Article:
The Act, like most superior true-crime stories, isn’t merely interested in re-creating what happened. It delves into the texture of Dee Dee and Gypsy’s life together: the details of their lies, the physical brutality Gypsy endures by way of unnecessary procedures, the question of how so many doctors could have been compelled to believe Dee Dee. The relationship between the two women is the show’s most fascinating element, and it relies upon the extraordinary performance of its two stars. Arquette could easily go full Mommie Dearest with Dee Dee, leaning into the character’s monstrousness. Instead, she uses restraint, playing Dee Dee as a woman whose worst behaviors are governed by fear. They’re also rewarded by the people around her. Gypsy and Dee Dee are “like royalty” at a particular medical center, a doctor says in one scene. The sicker Gypsy appears to be, the more kindness she and her mother receive.

King, in many ways, has an even more demanding role, in that she has to convey Gypsy’s journey from victim to willing participant to a woman who sees murder as her only means of escape. In the second episode, the show makes clear how much she’s being forced to endure: Gypsy has taken to sneaking sugar late at night, her first act of rebellion against her mother, who insists she’s allergic to it. But her teeth begin to rot, and her mother takes Gypsy to the dentist. Before Gypsy begins to realize what’s happening, the buzz of the dentist’s drill amplifies. In the next scene, Gypsy’s mouth is horrifically bruised, and her teeth have been reduced to stumps. King makes Gypsy’s shock and humiliation palpable. Arquette’s Dee Dee, by contrast, is unnervingly calm, as if she’s been soothed by the process that has disfigured and traumatized her daughter.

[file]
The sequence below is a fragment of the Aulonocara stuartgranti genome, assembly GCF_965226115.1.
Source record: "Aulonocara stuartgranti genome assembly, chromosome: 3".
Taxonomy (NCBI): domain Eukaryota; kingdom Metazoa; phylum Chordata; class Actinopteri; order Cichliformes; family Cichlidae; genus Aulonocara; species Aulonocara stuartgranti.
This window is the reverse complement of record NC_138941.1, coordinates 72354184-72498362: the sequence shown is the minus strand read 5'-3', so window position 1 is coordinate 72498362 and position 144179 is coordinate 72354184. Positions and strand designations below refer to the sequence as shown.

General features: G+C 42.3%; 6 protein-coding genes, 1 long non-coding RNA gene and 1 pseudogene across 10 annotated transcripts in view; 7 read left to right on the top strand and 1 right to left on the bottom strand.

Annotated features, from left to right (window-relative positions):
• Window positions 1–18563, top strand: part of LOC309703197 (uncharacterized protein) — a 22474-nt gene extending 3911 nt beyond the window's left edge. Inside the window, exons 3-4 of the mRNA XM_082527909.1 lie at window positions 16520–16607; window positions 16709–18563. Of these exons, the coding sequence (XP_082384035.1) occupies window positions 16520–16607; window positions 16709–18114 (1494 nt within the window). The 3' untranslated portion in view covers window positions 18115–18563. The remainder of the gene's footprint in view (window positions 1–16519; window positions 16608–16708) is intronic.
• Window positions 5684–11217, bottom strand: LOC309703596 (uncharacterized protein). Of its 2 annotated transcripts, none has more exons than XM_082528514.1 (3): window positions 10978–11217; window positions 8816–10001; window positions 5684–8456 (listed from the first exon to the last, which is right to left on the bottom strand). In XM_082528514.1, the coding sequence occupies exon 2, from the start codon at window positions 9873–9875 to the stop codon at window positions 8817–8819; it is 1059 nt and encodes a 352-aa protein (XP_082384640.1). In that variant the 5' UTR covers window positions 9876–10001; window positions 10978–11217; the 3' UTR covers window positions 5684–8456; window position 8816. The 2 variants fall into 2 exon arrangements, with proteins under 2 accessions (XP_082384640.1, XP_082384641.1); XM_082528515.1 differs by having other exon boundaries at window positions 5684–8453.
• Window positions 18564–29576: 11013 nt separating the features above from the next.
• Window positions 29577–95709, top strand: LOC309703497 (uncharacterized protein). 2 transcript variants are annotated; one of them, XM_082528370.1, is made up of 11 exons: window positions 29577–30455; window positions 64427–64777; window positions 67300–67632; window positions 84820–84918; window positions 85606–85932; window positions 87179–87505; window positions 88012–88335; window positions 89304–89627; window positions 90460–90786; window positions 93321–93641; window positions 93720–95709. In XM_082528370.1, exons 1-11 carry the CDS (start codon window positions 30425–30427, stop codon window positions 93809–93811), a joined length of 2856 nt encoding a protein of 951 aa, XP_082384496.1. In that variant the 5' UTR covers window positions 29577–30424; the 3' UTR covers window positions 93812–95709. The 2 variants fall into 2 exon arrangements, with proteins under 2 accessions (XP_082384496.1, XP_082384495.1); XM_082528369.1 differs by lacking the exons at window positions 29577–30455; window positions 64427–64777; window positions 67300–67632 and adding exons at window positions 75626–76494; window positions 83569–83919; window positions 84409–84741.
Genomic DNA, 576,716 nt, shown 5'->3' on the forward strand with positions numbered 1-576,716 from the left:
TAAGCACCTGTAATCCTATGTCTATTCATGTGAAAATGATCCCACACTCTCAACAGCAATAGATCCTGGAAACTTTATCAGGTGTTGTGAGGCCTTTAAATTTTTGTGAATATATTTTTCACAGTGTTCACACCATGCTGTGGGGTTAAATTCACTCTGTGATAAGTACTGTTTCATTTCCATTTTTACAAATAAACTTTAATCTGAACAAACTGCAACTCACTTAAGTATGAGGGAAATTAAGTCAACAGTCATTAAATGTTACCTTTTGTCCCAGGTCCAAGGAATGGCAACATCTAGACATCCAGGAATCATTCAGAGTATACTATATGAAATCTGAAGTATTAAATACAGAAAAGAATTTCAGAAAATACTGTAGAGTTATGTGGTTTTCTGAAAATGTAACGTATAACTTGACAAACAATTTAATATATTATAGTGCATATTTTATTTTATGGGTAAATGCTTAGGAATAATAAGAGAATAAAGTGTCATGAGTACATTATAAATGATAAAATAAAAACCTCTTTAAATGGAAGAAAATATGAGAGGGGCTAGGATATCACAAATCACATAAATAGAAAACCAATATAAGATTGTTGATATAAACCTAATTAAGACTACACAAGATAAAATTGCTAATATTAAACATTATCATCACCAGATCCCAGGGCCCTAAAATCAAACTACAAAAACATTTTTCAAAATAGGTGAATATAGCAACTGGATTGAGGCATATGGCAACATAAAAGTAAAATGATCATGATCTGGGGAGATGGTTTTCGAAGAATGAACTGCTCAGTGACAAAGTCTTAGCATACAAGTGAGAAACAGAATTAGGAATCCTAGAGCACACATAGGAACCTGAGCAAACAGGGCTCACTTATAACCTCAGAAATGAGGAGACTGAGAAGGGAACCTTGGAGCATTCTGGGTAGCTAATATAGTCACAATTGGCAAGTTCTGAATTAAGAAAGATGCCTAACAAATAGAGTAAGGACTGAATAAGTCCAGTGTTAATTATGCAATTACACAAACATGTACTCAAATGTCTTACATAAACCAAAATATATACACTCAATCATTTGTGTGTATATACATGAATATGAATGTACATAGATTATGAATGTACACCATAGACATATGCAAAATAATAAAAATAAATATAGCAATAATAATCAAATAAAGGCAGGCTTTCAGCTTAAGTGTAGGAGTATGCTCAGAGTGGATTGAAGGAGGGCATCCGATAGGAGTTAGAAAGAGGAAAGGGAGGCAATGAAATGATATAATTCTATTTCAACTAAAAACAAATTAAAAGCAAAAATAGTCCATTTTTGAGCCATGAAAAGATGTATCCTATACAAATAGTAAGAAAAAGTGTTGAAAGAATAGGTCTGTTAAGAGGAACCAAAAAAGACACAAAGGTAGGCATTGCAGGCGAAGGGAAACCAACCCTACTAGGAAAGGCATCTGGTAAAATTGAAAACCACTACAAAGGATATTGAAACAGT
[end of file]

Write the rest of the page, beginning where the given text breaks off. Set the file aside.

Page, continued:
Given that so much in Dee Dee and Gypsy’s relationship is unsaid, both actors powerfully communicate the subtext of their dynamic. The imagery The Act employs to build tension isn’t remotely subtle (red paint dripping down a wall, Dee Dee restraining her daughter with ribbons whose blue satin matches her Cinderella dress), but it works, thanks mostly to the sharpness of the performances. The only cost of the show’s heightened focus on its core two characters is that other cast members sometimes feel like an afterthought. Sevigny’s Mel has very little to do beyond providing a contrast with Dee Dee. A doctor played by Poorna Jagannathan, who is immediately suspicious of Dee Dee, is an intriguing possible antagonist, but the reality of the story means that she’s thwarted before she can fulfill her potential.

The show’s pacing, too, tends to lag—it feels like a story that could have been told in half as much time without sacrificing anything. But both Arquette and King are riveting in the scenes they occupy, bringing the necessary intelligence and complexity to balance out the story’s more outlandish elements. The French filmmaker Laure de Clermont-Tonnerre, who directs three out of eight episodes, also provides a kind of visual austerity that counteracts the Disneyfied color palette and the cloying childishness of Dee Dee and Gypsy’s world. It’s plain to see how curdled their shared fantasy has become.